Election 2010

Is Kane being kept in the shadows?

Some observers wonder whether Robert L. Ehrlich Jr. has done enough to introduce his running mate, Mary D. Kane, to the electorate. .
Some observers wonder whether Robert L. Ehrlich Jr. has done enough to introduce his running mate, Mary D. Kane, to the electorate. . (Melina Mara)

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By Mike DeBonis
Washington Post Staff Writer
Thursday, October 28, 2010

Telling YouTube viewers that he'd found "somebody to help me turn Annapolis around," former Maryland governor Robert L. Ehrlich Jr. welcomed Mary D. Kane to his Republican gubernatorial ticket four months ago with a peck on the cheek.

Since then, Kane has carried high hopes for boosting Ehrlich's bid for a return to the governor's mansion.

Best known in statewide circles for her two years as Ehrlich's secretary of state and for her husband's high profile in business and Republican politics, Kane has twice waged tough election campaigns of her own - and can also boast an inspiring personal biography, rising from working-class roots and more than a decade as a full-time mother to a successful career in law, politics and business.

Observers have seen Kane as helping Ehrlich with key demographic weaknesses - particularly among women, who, according to polls, heavily favor Gov. Martin O'Malley (D), and by boosting his prospects in Kane's home of Montgomery County.

Constance A. Morella, a Republican who represented the county in Congress for nine terms, said Kane can attract Montgomery's overwhelmingly Democratic voters. "She's moderate," Morella said. "That's what people want. And she's a lawyer, she's a mother; she's got great people skills."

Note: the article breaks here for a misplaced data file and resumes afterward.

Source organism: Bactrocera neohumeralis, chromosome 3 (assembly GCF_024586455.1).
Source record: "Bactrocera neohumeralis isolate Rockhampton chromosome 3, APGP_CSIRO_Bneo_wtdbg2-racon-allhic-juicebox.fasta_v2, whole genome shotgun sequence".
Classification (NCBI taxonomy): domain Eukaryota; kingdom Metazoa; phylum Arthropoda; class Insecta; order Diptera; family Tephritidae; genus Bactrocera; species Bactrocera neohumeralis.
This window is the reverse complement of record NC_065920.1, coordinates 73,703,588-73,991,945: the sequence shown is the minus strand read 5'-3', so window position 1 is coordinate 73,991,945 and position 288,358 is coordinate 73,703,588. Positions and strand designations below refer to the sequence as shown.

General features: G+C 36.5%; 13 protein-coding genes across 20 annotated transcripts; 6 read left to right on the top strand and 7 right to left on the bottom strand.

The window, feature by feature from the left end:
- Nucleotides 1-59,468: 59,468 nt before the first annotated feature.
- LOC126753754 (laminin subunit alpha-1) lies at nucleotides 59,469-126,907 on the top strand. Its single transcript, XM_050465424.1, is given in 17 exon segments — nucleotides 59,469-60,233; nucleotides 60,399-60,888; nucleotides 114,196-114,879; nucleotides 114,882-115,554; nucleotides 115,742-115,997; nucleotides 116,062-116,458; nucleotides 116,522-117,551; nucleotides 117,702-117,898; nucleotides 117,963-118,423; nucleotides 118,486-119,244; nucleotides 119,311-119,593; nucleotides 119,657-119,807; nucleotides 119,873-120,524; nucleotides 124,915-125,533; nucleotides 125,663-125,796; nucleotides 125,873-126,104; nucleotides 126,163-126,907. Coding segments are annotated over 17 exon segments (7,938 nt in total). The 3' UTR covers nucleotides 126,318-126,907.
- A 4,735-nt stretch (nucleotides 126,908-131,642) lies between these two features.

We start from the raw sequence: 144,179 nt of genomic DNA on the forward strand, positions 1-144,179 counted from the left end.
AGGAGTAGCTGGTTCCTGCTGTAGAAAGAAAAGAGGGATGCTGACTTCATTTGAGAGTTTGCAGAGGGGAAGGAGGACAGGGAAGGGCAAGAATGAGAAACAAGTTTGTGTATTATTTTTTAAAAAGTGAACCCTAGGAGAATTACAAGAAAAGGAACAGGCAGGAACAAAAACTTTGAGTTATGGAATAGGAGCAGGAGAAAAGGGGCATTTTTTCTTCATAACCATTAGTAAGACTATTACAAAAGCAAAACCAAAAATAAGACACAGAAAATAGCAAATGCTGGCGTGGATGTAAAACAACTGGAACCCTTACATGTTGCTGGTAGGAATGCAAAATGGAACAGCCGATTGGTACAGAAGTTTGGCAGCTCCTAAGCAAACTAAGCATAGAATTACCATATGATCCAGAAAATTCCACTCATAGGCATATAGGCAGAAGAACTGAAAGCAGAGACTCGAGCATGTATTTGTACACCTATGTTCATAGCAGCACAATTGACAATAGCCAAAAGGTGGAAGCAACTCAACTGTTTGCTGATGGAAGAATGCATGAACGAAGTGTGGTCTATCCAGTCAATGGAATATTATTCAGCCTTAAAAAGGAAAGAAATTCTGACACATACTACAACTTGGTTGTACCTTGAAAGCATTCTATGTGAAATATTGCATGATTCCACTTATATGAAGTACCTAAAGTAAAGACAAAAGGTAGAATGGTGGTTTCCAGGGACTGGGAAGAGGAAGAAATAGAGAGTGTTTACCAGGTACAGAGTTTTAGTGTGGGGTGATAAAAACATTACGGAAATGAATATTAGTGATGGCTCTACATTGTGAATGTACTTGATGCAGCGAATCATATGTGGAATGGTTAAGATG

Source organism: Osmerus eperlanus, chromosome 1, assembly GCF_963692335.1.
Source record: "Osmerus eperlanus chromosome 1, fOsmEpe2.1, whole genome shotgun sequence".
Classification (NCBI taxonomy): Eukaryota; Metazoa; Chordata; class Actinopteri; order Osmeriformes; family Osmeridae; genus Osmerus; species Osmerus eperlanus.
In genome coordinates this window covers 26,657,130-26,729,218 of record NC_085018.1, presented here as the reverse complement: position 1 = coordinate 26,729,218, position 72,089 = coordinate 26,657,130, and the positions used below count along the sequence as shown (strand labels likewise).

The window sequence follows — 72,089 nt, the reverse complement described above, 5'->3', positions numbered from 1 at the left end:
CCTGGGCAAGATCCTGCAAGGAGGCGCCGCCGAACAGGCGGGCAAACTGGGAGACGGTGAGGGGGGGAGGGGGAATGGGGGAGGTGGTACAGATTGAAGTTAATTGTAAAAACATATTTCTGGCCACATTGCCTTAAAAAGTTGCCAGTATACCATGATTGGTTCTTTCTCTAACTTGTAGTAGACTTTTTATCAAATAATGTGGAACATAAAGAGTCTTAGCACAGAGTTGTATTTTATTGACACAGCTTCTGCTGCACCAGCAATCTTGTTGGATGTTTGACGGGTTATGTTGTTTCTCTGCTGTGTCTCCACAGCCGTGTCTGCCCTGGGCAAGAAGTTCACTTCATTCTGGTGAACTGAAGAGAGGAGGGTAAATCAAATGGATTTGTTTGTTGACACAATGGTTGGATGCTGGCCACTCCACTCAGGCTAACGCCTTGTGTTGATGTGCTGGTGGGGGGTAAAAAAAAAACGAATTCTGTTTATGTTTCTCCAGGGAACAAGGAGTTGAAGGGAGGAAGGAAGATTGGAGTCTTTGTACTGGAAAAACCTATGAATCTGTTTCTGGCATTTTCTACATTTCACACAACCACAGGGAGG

But some observers question whether Ehrlich has done enough to introduce Kane, 48, to the electorate.

Keith Haller, an independent pollster with Bethesda-based Potomac Inc., agrees that Kane's moderate image is generally well tuned to the county and to the state electorate at large but said that Kane has been "next to invisible" even by the standards of gubernatorial running mates.

Mary Deely was raised in Wilmington, Del., the daughter of working-class Irish immigrants: Ed, who worked as a pipefitter in DuPont's Chambers Works, and Ann, a seamstress in the valet shop at Wilmington's Hotel du Pont.

She attended parochial schools until leaving Wilmington to study business at Mount St. Mary's University. At the Catholic school in the Catoctin Mountains, she was active in organizing class activities and was a regular at Sunday evening Mass.

"A lot of us were raised in Democratic families growing up," said Joanne McShalley, a college friend who lives in Parkville, Md., and remains close to Kane. "That's changed a lot."

Kane's political interests developed early. The day after graduation, she began work as a receptionist in then-Sen. Joseph R. Biden Jr.'s Capitol Hill offices, later working in the offices of the American Trucking Association. About that time, her growing interest in politics met a new consciousness as a business-oriented conservative, sparked in part by a 1987 meeting with President Ronald Reagan. But her political ambitions were put on hold.

At college, Mary Deely had met John M. Kane, whose father owned a Baltimore-based moving company. They married not long after leaving Mount St. Mary's, settled in Potomac and had three children. Mary Kane raised them full time for the next 10 years while her husband took over the family business, turning into the largest specialty commercial mover in the country. He also rose to prominent positions in the Washington business community and in Maryland's Republican Party, becoming chairman in 2002.


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